Real-time operational decision-making is essential in managing disruptions, an ongoing market condition which is likely to continue in 2023. Disruption management can only be achieved through digitalization where data can be captured and sound “what if” scenarios created so that the right decisions can be made at the right time. Increased computing power-enabled airports leveraging data as captured by optimization software are in a much better position to manage and prevent negative impacts from unexpected disruptions thereby remaining resilient. From cargo operations, workforce and overall asset management and sustainability, data is proving king.
Data to reshape the passenger experience
Analysis on aviation trends for 2023 point out that there will be a greater focus on using data to improve the passenger experience. Leveraging WiFi integration, passengers can be asked if they would like to sign-up for terminal WiFi use and receive personalized offers and marketing emails from an airport. There are other touchpoints within an airport whereby passengers can offer their feedback by scanning a QR code at a kiosk. In addition, through the better capture and use of data, in-airport purchases can promote a faster, easier travel experience. As stated by Al Busaidy, Head of ICT Strategy & Technology Innovation at Oman Airports at the IAR Online Summit, “The moment we have the passengers’ data, we can leverage it to improve passenger engagement with an airport and to personalize the promotion of services to those passengers.”
4. Greener Air Travel
2023 will also usher in an even greater focus on sustainability within the aviation industry. Bob Schumacher, Director UK, Ireland, Israel & Off-line Sales at United Airlines noted that, “The travel sector accounts for roughly 8% of global carbon emissions. A lot is happening to reduce these emissions: more sustainable aircraft are being introduced, and sustainable fuels, carbon capture and green certifications are being developed.”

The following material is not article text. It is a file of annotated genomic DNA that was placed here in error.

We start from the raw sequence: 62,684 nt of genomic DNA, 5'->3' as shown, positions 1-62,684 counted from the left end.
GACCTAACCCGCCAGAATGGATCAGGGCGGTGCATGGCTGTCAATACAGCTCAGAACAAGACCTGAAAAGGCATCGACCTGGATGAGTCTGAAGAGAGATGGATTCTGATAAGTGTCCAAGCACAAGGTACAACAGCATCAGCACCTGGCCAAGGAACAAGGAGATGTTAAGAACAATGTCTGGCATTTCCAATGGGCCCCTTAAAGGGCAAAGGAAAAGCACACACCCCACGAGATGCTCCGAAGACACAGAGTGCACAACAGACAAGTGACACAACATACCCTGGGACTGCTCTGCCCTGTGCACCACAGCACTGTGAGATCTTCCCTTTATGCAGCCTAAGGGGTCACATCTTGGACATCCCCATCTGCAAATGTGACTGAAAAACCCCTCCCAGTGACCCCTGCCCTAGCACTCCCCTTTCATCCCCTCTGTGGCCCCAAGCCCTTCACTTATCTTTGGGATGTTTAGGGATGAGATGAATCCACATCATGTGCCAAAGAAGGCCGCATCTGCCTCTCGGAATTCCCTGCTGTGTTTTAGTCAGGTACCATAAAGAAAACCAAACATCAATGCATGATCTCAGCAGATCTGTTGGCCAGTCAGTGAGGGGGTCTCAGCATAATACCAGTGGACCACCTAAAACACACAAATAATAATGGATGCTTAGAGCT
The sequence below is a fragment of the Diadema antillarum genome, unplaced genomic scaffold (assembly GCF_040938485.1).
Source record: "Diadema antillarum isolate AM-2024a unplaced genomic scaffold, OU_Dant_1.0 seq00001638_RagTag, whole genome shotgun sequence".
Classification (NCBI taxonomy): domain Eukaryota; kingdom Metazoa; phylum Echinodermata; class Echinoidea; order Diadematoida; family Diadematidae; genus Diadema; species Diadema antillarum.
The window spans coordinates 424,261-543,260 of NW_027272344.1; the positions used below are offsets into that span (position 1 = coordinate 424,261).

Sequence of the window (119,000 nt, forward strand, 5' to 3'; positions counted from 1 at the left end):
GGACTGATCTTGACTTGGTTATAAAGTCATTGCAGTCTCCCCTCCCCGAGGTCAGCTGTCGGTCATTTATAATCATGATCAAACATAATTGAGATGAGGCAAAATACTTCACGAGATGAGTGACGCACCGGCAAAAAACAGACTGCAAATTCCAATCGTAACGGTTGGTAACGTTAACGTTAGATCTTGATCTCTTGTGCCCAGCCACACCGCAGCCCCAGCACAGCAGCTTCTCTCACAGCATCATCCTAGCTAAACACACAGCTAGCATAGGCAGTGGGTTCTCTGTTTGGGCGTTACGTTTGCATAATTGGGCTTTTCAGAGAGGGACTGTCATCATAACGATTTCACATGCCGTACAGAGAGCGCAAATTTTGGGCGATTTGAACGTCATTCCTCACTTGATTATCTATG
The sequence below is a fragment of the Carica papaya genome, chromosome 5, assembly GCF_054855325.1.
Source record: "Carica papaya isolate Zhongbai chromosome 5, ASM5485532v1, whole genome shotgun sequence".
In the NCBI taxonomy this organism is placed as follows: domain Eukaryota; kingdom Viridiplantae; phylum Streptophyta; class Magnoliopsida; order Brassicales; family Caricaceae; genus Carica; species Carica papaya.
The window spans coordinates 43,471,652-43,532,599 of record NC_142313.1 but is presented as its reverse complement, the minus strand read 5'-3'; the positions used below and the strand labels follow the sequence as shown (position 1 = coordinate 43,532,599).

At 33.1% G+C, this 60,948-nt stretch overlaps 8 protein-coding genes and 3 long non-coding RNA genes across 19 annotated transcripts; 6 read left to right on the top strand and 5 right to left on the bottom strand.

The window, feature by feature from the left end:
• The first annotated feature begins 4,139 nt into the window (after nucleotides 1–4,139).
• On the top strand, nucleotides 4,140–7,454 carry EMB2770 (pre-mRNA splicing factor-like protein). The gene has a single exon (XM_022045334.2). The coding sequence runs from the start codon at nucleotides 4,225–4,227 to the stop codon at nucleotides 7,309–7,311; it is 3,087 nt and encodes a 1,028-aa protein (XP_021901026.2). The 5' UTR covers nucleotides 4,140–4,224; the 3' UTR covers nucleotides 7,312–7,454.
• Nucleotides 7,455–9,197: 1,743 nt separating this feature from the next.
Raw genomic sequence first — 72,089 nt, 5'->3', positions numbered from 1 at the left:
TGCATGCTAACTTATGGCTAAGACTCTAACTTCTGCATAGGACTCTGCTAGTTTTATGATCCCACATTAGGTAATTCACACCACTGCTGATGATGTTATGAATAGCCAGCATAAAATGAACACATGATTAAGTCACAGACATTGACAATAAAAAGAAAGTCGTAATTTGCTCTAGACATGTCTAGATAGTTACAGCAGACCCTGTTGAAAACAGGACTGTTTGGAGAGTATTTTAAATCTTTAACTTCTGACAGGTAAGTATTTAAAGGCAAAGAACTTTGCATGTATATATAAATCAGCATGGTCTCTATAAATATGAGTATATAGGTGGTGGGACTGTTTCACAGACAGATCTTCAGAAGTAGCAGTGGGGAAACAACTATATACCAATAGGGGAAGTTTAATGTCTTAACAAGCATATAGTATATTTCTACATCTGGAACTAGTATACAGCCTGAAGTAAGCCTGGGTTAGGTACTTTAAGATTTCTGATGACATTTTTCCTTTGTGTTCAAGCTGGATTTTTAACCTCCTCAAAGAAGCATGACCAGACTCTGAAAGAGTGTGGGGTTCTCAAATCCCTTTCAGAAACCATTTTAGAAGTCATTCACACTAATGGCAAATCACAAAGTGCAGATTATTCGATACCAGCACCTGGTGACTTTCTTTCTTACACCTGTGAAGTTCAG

Back in October 2021, IATA member airlines passed a resolution whereby they committed to achieving net-zero carbon emissions from their operations by 2050. While that is years past 2023, the measures are already underway. For example, United Airlines recently announced a $15 million investment in Eve Air Mobility along with a conditional purchase agreement for 200 four-seat electric aircraft and 200 options with the first deliveries expected in 2026. Other airlines and airports are also instituting new sustainability measures which are expected to steadily increase in 2023.
The flight path towards aviation´s recovery
There are plenty of reasons to be optimistic as the aviation industry enters 2023. With the turbulent times of the pandemic fading out, it is the task of the sector to build back in a sustainable way. Covid-19 changed air travel in a way that the passenger experience has to be re-evaluated. That includes the provision of special services for passengers with reduced mobility.
All in all, aviation can expect 2023 to follow some of the patterns of the prior years and renewed focus on critical matters for airlines, airports, and ground handlers. What all of the four aviation trends for 2023 have in common is the role valuable data will play in driving operational improvements which accrue benefits to the aviation companies, and most importantly, passengers.